It was a typical day at the office – I was shaving my legs and bossing around the soigneurs when a call came in from a local TV station asking for “Winnipeg Cycle Chick”. I quickly snatched the phone from my head soigneur Jonato, and was greeted by a friendly journalist named Rajeev from CTV asking about my take on Hesjedal’s historic win at the Giro d’Italia last weekend.
I must have said some smart and funny things, because he asked if I would be willing to be interviewed for the evening news. After a quick check in one of the 27 mirrors I have hanging in my office, I agreed.
Across town, provincial team coach Jayson Gillespie was being interviewed with up-and-coming racer Oliver Evans. Ollie has gotten very, very fast and has become the bane of Cat 4 racers twice his size and three or four times his age. He is also not shy in front of a camera.Ollie did a great job chatting about the unique coolness of our sport, shiny bikes and all. We also found out that he spends a ton of time training, so we should feel slightly less bad when he kicks our asses at the local races. That is, until we remember he’s only thirteen.Coach Jay did a great job explaining the inspiration that Hesjadal will bring to young competitive cyclists like Ollie, and the level of racing they can aspire to. He looked pretty snazzy too.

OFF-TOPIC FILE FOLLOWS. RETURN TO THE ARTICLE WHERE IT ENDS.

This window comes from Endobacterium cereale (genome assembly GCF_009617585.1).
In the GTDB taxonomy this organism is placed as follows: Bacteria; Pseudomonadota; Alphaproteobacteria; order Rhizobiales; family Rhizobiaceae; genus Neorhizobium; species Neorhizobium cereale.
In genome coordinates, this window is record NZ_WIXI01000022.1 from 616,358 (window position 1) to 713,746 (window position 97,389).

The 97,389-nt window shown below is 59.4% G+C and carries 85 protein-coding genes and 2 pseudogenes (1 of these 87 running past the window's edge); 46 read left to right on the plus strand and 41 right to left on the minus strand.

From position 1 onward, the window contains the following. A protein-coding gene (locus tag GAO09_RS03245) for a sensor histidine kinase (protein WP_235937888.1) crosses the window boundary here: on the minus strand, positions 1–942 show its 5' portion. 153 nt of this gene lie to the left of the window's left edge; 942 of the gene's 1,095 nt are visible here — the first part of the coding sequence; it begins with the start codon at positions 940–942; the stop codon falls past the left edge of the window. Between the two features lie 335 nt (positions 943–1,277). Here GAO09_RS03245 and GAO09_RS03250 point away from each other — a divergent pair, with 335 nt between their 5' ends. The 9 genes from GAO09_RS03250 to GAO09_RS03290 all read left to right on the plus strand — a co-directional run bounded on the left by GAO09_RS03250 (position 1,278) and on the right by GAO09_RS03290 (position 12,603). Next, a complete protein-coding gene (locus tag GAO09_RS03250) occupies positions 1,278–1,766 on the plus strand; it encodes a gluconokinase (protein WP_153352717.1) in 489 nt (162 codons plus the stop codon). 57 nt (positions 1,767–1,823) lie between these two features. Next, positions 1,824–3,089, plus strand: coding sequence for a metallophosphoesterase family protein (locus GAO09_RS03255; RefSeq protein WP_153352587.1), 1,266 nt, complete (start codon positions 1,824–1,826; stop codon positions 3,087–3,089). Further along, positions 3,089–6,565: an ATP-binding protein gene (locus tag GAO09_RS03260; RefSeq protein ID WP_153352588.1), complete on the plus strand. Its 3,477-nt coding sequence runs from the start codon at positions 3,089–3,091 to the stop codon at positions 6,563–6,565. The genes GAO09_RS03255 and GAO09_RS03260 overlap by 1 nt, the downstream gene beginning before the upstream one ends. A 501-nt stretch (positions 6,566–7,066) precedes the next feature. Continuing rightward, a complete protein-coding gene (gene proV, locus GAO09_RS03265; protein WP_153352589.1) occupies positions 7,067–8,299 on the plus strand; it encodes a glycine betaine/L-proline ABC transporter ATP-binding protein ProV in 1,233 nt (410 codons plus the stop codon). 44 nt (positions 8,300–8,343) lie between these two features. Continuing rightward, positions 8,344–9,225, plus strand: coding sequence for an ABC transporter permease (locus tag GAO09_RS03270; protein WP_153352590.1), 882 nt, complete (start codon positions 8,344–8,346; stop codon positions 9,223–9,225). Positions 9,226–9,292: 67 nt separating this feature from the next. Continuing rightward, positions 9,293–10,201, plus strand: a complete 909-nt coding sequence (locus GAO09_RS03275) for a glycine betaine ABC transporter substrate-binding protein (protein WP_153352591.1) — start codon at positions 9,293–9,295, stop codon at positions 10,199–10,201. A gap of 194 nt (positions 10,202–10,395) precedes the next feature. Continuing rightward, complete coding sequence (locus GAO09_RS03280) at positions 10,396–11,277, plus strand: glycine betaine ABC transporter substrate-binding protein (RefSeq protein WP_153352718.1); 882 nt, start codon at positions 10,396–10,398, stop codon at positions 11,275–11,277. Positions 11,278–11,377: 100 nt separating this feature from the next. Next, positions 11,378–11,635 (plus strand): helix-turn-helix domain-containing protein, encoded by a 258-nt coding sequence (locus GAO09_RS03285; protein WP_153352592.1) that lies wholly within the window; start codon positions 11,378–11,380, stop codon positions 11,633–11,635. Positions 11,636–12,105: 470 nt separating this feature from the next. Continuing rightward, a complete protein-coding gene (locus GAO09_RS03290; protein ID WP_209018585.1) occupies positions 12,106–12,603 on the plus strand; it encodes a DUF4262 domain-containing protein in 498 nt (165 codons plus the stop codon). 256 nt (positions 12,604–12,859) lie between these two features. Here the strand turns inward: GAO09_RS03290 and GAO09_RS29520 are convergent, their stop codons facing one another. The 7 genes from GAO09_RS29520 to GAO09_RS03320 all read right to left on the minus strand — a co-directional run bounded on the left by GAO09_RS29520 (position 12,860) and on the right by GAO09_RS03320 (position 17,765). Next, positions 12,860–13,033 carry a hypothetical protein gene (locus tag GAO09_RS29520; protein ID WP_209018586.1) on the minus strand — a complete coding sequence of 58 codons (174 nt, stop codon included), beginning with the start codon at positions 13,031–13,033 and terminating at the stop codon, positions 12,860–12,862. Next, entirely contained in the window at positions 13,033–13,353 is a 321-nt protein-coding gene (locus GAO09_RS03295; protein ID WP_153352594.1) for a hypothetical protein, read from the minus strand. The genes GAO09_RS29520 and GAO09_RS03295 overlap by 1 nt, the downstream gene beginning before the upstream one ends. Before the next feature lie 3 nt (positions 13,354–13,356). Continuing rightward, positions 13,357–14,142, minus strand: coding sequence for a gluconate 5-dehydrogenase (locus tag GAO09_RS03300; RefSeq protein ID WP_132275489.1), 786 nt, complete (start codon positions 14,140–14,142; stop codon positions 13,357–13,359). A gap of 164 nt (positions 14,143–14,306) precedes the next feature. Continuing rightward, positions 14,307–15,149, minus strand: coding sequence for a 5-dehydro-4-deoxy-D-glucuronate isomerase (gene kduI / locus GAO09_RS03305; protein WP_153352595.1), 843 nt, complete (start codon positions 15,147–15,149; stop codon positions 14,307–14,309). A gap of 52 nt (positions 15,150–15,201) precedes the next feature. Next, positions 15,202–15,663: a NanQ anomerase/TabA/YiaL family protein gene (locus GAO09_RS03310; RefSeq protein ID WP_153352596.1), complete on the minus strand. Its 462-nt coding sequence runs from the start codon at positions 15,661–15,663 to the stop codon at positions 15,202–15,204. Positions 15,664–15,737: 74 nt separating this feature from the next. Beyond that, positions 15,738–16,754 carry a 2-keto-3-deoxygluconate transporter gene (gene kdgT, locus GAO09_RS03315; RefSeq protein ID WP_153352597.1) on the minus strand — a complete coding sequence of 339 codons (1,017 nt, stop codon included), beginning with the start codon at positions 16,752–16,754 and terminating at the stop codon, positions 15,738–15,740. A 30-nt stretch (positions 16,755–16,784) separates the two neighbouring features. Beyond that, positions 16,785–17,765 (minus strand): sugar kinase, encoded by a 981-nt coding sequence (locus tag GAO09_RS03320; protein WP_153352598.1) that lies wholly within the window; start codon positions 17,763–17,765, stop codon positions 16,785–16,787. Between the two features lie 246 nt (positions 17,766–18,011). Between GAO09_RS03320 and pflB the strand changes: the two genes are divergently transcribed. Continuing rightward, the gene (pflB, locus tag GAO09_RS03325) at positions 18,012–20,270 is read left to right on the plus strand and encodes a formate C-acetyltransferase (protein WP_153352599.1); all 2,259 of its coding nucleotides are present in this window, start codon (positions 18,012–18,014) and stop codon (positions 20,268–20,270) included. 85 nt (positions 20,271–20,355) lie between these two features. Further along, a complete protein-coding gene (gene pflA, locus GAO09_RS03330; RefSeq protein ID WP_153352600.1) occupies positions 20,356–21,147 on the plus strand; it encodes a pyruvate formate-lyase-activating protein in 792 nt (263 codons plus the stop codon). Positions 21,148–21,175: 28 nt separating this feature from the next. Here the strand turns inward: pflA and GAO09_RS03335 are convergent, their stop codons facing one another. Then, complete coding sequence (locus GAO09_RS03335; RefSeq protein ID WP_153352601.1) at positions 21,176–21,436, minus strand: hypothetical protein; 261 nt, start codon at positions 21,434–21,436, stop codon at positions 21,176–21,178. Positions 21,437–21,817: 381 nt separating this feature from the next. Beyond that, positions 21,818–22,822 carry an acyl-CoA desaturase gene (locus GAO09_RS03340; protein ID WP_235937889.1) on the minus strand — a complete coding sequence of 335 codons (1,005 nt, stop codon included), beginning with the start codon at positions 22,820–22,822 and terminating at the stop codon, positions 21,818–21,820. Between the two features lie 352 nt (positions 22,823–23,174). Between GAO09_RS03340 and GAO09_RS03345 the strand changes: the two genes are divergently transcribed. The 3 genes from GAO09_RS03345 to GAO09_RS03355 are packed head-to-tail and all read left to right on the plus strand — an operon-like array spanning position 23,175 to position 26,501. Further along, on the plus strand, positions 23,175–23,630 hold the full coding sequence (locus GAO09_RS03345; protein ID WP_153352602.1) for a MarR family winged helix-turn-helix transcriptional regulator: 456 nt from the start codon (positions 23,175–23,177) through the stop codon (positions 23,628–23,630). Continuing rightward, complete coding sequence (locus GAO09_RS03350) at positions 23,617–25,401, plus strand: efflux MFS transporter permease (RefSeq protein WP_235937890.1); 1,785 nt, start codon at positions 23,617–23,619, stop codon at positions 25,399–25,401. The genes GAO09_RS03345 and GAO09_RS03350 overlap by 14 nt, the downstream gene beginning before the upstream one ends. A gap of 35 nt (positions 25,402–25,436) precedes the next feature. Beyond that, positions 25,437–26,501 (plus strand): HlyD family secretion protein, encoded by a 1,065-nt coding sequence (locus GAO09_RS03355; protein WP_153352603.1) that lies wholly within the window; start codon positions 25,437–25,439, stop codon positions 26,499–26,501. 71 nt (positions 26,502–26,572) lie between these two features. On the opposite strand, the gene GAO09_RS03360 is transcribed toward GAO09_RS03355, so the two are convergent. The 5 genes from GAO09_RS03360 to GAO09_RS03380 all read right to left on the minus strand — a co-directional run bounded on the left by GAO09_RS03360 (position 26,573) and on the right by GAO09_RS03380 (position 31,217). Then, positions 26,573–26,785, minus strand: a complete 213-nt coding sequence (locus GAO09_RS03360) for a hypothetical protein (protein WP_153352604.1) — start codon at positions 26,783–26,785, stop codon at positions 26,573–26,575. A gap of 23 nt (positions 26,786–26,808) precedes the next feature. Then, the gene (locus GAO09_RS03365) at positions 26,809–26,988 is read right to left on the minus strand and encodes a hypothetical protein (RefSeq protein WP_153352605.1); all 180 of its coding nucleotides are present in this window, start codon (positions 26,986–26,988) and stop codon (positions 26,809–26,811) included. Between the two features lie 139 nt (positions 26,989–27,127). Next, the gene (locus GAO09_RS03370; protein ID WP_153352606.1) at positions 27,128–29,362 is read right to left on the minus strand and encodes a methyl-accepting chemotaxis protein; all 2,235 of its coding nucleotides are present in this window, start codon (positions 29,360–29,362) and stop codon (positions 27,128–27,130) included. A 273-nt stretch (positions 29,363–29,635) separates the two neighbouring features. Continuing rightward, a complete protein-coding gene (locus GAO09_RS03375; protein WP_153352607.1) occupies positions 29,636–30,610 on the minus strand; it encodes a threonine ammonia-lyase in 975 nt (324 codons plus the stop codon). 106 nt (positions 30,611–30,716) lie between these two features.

Jay also made note of the fact that this has put a media spotlight on cycling. I think this is significant, especially since it’s the first time in ages that spotlight hasn’t had anything to do with the Tour de France, Lance Armstrong, and doping.
The focus of the story was how Hesjedal has inspired competitive cyclists of all ages – Ollie representing the young ones, and yours truly representing the blonde ones.
My interview was much longer than what was aired (which is typical in news stories), especially when you factored in my seven wardrobe changes and mandatory storming off to my trailer in a tizzy because my caviar was the wrong colour.
It was all very exciting, and if you ask the soigneurs they might say I was intolerable for the rest of the day. After all, I was pretty pumped about being part of the media coverage for one of the most significant cycling moments in Canadian history. Even if it was only 15 seconds.
Here is the clip: